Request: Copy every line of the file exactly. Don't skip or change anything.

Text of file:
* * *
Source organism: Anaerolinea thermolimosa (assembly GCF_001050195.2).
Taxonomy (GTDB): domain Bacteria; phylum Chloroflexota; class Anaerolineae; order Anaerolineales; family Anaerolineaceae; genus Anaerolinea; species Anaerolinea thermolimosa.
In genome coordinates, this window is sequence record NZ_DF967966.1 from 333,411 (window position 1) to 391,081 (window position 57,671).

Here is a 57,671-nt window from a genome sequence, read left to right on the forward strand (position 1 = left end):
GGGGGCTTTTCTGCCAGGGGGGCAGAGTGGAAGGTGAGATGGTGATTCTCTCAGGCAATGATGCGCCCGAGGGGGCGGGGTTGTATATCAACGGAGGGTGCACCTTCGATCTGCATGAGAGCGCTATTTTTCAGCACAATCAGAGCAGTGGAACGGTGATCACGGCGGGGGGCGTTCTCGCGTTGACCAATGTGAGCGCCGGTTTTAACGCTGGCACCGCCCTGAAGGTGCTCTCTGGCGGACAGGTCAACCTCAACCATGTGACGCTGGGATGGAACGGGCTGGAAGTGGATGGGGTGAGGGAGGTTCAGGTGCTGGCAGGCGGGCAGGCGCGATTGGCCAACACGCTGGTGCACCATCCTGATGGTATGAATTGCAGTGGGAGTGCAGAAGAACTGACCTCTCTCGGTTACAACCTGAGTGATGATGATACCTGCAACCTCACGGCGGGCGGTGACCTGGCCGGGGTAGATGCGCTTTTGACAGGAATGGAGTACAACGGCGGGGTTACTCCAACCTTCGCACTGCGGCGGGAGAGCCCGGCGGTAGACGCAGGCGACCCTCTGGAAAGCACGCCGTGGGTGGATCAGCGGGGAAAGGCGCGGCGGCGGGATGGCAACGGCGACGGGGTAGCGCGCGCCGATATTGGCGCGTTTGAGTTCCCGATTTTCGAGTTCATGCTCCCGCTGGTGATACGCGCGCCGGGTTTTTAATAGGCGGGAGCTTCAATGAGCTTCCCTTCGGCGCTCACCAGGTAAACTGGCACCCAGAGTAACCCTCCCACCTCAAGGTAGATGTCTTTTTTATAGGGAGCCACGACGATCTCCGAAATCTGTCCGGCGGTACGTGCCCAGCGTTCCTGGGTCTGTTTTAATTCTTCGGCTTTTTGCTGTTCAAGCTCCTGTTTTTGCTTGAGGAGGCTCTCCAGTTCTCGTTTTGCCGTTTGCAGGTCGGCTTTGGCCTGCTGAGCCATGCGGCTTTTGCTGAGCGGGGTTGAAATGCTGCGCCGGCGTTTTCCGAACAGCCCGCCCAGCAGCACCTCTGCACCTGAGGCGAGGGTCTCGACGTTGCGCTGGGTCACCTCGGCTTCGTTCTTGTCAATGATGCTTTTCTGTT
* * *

Source organism: Anaerolinea thermolimosa (assembly GCF_001050195.2).
Taxonomy (GTDB): domain Bacteria; phylum Chloroflexota; class Anaerolineae; order Anaerolineales; family Anaerolineaceae; genus Anaerolinea; species Anaerolinea thermolimosa.
In genome coordinates, this window is sequence record NZ_DF967966.1 from 333,411 (window position 1) to 391,081 (window position 57,671).

Here is a 57,671-nt window from a genome sequence, read left to right on the forward strand (position 1 = left end):
GGGGGCTTTTCTGCCAGGGGGGCAGAGTGGAAGGTGAGATGGTGATTCTCTCAGGCAATGATGCGCCCGAGGGGGCGGGGTTGTATATCAACGGAGGGTGCACCTTCGATCTGCATGAGAGCGCTATTTTTCAGCACAATCAGAGCAGTGGAACGGTGATCACGGCGGGGGGCGTTCTCGCGTTGACCAATGTGAGCGCCGGTTTTAACGCTGGCACCGCCCTGAAGGTGCTCTCTGGCGGACAGGTCAACCTCAACCATGTGACGCTGGGATGGAACGGGCTGGAAGTGGATGGGGTGAGGGAGGTTCAGGTGCTGGCAGGCGGGCAGGCGCGATTGGCCAACACGCTGGTGCACCATCCTGATGGTATGAATTGCAGTGGGAGTGCAGAAGAACTGACCTCTCTCGGTTACAACCTGAGTGATGATGATACCTGCAACCTCACGGCGGGCGGTGACCTGGCCGGGGTAGATGCGCTTTTGACAGGAATGGAGTACAACGGCGGGGTTACTCCAACCTTCGCACTGCGGCGGGAGAGCCCGGCGGTAGACGCAGGCGACCCTCTGGAAAGCACGCCGTGGGTGGATCAGCGGGGAAAGGCGCGGCGGCGGGATGGCAACGGCGACGGGGTAGCGCGCGCCGATATTGGCGCGTTTGAGTTCCCGATTTTCGAGTTCATGCTCCCGCTGGTGATACGCGCGCCGGGTTTTTAATAGGCGGGAGCTTCAATGAGCTTCCCTTCGGCGCTCACCAGGTAAACTGGCACCCAGAGTAACCCTCCCACCTCAAGGTAGATGTCTTTTTTATAGGGAGCCACGACGATCTCCGAAATCTGTCCGGCGGTACGTGCCCAGCGTTCCTGGGTCTGTTTTAATTCTTCGGCTTTTTGCTGTTCAAGCTCCTGTTTTTGCTTGAGGAGGCTCTCCAGTTCTCGTTTTGCCGTTTGCAGGTCGGCTTTGGCCTGCTGAGCCATGCGGCTTTTGCTGAGCGGGGTTGAAATGCTGCGCCGGCGTTTTCCGAACAGCCCGCCCAGCAGCACCTCTGCACCTGAGGCGAGGGTCTCGACGTTGCGCTGGGTCACCTCGGCTTCGTTCTTGTCAATGATGCTTTTCTGTT